Maia Szalavitz | This Is What Neuroscientists and Philosophers Understand About Addiction – The New York Times

Ms. Szalavitz is a contributing Opinion writer who covers addiction and public policy.

“When I was arrested and charged with possession with intent to sell cocaine in 1986, I was addicted to both coke and heroin. Although I was facing a 15 years-to-life sentence, the first thing I did after my parents bailed me out and held a family meeting was to find and secretly inject some prescription opioids that I knew the police hadn’t confiscated.

I knew that doing this further jeopardized my life prospects and my relationships with everyone I cared about. I knew it made no sense. But I didn’t believe that I could cope in any other way. Until I finally recognized that I needed treatment and began recovery in 1988 — with the prospect of that lengthy sentence under New York’s draconian Rockefeller laws still occluding my future — I didn’t think I had any real choice.

Was my brain hijacked by drugs — or was I willfully choosing to risk it all for a few hours of selfish pleasure? What makes people continue taking drugs like street fentanyl, which put them at daily risk of death?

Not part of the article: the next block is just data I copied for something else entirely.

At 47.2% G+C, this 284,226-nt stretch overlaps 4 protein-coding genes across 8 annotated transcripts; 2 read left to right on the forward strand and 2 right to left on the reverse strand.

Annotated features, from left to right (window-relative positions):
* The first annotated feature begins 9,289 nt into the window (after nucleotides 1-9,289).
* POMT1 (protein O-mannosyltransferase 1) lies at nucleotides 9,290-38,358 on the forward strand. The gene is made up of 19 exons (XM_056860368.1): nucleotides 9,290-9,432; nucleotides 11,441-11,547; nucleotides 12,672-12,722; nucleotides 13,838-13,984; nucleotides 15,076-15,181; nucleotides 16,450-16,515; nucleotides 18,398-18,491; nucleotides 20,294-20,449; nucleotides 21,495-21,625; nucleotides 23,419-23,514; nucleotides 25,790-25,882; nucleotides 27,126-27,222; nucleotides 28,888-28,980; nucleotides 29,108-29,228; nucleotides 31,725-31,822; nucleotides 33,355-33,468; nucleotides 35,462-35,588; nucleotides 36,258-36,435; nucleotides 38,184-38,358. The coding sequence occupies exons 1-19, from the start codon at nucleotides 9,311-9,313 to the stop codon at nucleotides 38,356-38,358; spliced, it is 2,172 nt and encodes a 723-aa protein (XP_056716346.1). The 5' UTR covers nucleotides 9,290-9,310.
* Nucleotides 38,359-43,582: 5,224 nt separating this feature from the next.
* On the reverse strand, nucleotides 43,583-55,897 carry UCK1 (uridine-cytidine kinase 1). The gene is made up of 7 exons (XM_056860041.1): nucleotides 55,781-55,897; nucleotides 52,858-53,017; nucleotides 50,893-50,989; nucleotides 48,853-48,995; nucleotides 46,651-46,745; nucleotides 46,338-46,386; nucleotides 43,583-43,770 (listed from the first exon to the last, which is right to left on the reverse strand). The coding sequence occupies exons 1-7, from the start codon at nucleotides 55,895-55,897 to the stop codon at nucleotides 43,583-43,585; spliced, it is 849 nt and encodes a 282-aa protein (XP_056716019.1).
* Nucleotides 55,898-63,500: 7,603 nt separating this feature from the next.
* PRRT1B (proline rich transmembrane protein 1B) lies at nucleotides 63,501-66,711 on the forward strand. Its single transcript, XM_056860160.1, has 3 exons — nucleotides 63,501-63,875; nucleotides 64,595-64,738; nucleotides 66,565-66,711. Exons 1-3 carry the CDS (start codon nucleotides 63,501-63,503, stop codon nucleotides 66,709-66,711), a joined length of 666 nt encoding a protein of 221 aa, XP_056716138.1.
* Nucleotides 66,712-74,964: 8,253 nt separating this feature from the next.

These questions are at the heart of drug policy and the way we view and treat addiction. But simplistic answers have stymied efforts to ameliorate drug use disorders and reduce stigma.”

Which Fats Are the Right Ones? – Consumer Reports

Good fats vs. bad

The good

With all the confusing news about fats, you might think it’s easier to steer clear of them altogether. Not so. The good fats, including monounsaturated and polyunsaturated, can actually help reduce your risk of heart disease and lower your LDL (bad) cholesterol. And you may be surprised as to what’s considered a good fat. For example, monounsaturated fat, the healthiest fat, is found at higher levels in:

  • Olive, canola, and other vegetable oils